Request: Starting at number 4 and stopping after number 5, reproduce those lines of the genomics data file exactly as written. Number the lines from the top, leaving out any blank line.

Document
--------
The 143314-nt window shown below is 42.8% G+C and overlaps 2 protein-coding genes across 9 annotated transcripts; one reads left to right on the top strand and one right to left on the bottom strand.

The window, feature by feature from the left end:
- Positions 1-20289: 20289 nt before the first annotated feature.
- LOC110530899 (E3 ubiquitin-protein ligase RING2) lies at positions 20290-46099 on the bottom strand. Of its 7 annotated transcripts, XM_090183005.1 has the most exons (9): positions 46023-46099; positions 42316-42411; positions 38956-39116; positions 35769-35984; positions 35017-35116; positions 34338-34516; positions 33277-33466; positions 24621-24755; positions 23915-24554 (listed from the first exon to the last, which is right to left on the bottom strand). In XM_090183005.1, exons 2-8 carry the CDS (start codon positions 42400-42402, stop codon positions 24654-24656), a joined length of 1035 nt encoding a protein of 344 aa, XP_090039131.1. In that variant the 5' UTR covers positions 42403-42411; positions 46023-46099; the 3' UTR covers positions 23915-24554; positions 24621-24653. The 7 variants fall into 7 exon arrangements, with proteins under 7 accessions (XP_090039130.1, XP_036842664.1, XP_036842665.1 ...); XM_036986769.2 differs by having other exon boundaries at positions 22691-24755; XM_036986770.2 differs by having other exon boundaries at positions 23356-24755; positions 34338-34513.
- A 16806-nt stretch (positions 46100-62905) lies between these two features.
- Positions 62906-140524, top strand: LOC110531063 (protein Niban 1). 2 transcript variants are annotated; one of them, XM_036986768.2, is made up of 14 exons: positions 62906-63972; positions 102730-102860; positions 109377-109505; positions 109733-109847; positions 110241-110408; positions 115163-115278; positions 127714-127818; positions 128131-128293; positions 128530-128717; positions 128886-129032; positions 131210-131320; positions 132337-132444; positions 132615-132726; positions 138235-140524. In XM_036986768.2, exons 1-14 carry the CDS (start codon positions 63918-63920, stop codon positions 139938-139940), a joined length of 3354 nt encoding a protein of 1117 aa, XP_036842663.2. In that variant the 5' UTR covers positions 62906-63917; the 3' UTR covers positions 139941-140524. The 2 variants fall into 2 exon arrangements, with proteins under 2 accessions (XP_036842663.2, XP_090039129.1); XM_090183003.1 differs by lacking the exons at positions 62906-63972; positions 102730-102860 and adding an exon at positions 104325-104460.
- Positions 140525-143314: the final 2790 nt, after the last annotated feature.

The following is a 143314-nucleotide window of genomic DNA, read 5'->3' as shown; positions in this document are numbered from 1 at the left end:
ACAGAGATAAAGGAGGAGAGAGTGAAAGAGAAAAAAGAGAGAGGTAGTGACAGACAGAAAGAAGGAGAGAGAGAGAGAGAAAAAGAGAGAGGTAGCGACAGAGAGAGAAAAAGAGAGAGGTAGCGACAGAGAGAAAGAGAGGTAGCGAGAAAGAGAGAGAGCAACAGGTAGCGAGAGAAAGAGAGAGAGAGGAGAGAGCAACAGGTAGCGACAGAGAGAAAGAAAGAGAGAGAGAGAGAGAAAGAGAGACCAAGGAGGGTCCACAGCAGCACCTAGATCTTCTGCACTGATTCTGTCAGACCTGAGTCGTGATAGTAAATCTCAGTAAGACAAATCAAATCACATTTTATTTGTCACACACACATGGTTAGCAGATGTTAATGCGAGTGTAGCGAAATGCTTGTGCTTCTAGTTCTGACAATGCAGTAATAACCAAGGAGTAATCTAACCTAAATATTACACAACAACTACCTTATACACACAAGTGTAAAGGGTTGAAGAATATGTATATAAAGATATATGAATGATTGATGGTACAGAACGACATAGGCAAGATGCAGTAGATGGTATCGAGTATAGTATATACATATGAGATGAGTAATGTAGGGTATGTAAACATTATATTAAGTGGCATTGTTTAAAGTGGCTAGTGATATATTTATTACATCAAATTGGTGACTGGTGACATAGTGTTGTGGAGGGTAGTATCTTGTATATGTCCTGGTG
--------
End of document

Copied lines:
- LOC110530899 (E3 ubiquitin-protein ligase RING2) lies at positions 20290-46099 on the bottom strand. Of its 7 annotated transcripts, XM_090183005.1 has the most exons (9): positions 46023-46099; positions 42316-42411; positions 38956-39116; positions 35769-35984; positions 35017-35116; positions 34338-34516; positions 33277-33466; positions 24621-24755; positions 23915-24554 (listed from the first exon to the last, which is right to left on the bottom strand). In XM_090183005.1, exons 2-8 carry the CDS (start codon positions 42400-42402, stop codon positions 24654-24656), a joined length of 1035 nt encoding a protein of 344 aa, XP_090039131.1. In that variant the 5' UTR covers positions 42403-42411; positions 46023-46099; the 3' UTR covers positions 23915-24554; positions 24621-24653. The 7 variants fall into 7 exon arrangements, with proteins under 7 accessions (XP_090039130.1, XP_036842664.1, XP_036842665.1 ...); XM_036986769.2 differs by having other exon boundaries at positions 22691-24755; XM_036986770.2 differs by having other exon boundaries at positions 23356-24755; positions 34338-34513.
- A 16806-nt stretch (positions 46100-62905) lies between these two features.